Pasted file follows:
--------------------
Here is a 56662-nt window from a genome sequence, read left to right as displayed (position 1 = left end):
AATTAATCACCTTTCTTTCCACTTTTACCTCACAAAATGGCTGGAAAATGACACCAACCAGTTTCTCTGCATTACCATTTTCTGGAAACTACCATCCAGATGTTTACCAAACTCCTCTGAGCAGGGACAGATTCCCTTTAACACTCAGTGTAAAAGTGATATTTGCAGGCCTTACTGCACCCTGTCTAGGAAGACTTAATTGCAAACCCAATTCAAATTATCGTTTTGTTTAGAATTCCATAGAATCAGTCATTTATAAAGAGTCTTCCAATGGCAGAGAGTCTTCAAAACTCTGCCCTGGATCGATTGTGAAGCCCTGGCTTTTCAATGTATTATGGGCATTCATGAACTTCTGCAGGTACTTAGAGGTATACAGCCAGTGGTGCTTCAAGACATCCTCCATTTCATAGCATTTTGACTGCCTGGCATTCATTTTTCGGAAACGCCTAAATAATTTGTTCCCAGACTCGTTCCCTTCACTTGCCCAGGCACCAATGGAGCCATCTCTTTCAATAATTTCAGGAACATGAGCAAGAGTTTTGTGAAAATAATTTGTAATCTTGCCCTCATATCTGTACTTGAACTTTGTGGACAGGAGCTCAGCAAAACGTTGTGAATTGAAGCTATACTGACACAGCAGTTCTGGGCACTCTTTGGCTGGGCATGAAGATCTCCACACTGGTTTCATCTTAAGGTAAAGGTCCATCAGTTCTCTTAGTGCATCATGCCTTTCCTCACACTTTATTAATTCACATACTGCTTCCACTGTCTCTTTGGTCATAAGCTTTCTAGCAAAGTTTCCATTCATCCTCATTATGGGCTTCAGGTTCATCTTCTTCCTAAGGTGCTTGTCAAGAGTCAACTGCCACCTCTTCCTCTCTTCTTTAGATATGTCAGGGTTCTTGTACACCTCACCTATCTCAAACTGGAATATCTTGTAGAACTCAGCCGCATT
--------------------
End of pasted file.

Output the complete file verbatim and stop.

Here is a 56662-nt window from a genome sequence, read left to right as displayed (position 1 = left end):
AATTAATCACCTTTCTTTCCACTTTTACCTCACAAAATGGCTGGAAAATGACACCAACCAGTTTCTCTGCATTACCATTTTCTGGAAACTACCATCCAGATGTTTACCAAACTCCTCTGAGCAGGGACAGATTCCCTTTAACACTCAGTGTAAAAGTGATATTTGCAGGCCTTACTGCACCCTGTCTAGGAAGACTTAATTGCAAACCCAATTCAAATTATCGTTTTGTTTAGAATTCCATAGAATCAGTCATTTATAAAGAGTCTTCCAATGGCAGAGAGTCTTCAAAACTCTGCCCTGGATCGATTGTGAAGCCCTGGCTTTTCAATGTATTATGGGCATTCATGAACTTCTGCAGGTACTTAGAGGTATACAGCCAGTGGTGCTTCAAGACATCCTCCATTTCATAGCATTTTGACTGCCTGGCATTCATTTTTCGGAAACGCCTAAATAATTTGTTCCCAGACTCGTTCCCTTCACTTGCCCAGGCACCAATGGAGCCATCTCTTTCAATAATTTCAGGAACATGAGCAAGAGTTTTGTGAAAATAATTTGTAATCTTGCCCTCATATCTGTACTTGAACTTTGTGGACAGGAGCTCAGCAAAACGTTGTGAATTGAAGCTATACTGACACAGCAGTTCTGGGCACTCTTTGGCTGGGCATGAAGATCTCCACACTGGTTTCATCTTAAGGTAAAGGTCCATCAGTTCTCTTAGTGCATCATGCCTTTCCTCACACTTTATTAATTCACATACTGCTTCCACTGTCTCTTTGGTCATAAGCTTTCTAGCAAAGTTTCCATTCATCCTCATTATGGGCTTCAGGTTCATCTTCTTCCTAAGGTGCTTGTCAAGAGTCAACTGCCACCTCTTCCTCTCTTCTTTAGATATGTCAGGGTTCTTGTACACCTCACCTATCTCAAACTGGAATATCTTGTAGAACTCAGCCGCATT